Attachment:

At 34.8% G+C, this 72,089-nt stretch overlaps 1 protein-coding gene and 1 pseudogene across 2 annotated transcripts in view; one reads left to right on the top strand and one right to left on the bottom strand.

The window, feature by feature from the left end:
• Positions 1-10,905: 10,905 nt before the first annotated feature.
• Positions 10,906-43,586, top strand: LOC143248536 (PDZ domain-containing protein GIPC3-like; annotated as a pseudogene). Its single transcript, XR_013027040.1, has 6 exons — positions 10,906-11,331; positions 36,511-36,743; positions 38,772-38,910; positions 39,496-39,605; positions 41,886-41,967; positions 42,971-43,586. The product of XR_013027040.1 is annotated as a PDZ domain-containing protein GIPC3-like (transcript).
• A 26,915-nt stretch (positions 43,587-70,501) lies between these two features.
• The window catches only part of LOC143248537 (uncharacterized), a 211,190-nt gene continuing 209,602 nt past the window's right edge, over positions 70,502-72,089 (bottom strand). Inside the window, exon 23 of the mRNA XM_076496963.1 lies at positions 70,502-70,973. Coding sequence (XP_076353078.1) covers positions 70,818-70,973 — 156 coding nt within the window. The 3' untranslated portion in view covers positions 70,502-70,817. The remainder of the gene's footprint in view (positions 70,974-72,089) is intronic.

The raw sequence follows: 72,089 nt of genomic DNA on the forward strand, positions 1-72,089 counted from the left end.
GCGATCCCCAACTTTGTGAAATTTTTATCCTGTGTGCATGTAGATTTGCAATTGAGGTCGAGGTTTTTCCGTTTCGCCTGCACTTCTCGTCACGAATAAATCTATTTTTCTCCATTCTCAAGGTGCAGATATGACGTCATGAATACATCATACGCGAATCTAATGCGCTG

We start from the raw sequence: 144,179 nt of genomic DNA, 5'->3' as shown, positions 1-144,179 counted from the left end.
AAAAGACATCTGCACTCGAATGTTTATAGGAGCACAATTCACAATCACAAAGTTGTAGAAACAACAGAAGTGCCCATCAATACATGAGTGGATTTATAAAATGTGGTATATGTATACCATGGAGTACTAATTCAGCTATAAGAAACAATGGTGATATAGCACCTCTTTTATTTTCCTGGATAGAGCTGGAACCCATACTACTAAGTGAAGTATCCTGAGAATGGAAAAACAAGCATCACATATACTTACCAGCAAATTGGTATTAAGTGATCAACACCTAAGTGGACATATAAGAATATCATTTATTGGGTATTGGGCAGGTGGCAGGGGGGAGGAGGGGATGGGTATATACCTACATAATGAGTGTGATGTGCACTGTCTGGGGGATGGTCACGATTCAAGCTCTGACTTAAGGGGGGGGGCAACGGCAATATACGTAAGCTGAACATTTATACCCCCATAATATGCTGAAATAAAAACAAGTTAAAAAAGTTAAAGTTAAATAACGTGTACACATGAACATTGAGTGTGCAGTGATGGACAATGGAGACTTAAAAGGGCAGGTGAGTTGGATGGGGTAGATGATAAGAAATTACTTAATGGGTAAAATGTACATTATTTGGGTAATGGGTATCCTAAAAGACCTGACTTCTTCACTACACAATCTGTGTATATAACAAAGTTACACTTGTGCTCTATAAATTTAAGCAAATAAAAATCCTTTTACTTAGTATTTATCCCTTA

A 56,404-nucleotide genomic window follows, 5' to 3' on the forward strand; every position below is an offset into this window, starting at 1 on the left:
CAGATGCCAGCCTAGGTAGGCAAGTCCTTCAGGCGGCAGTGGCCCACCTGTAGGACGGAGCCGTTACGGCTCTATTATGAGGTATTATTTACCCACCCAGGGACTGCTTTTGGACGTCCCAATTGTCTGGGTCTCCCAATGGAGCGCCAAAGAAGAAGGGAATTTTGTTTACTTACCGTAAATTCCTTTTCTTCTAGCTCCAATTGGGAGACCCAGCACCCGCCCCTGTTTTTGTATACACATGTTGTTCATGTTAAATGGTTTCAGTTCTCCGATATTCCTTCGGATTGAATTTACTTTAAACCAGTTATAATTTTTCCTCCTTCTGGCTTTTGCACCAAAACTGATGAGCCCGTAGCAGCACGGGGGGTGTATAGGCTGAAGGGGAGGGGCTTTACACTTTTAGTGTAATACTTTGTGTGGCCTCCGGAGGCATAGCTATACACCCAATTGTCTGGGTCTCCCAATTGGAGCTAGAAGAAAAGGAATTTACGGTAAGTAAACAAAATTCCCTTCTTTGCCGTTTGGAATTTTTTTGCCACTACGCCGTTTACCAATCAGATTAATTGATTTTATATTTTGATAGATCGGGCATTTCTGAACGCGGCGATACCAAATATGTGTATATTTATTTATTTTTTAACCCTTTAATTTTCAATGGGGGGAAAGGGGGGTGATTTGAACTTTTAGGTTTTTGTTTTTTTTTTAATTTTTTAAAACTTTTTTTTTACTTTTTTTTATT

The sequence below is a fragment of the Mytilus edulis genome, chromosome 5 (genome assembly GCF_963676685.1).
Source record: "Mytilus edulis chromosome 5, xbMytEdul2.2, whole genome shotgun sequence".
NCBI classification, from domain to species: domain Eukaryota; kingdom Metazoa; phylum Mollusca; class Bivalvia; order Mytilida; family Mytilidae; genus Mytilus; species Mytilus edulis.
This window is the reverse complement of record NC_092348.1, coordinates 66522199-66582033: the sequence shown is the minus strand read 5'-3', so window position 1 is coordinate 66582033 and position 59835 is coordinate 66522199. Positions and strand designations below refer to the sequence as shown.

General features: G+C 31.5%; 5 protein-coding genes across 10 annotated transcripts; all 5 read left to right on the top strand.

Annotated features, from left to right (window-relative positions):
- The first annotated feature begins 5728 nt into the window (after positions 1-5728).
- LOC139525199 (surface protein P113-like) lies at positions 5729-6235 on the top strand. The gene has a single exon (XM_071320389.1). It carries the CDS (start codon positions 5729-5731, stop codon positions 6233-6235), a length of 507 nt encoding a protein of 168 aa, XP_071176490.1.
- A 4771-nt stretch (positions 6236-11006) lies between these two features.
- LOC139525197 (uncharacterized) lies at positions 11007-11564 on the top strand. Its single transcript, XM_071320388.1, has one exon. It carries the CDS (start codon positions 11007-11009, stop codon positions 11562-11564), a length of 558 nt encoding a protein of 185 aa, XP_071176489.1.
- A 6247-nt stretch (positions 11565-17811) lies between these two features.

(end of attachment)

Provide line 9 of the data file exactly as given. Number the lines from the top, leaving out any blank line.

We start from the raw sequence: 144,179 nt of genomic DNA, 5'->3' as shown, positions 1-144,179 counted from the left end.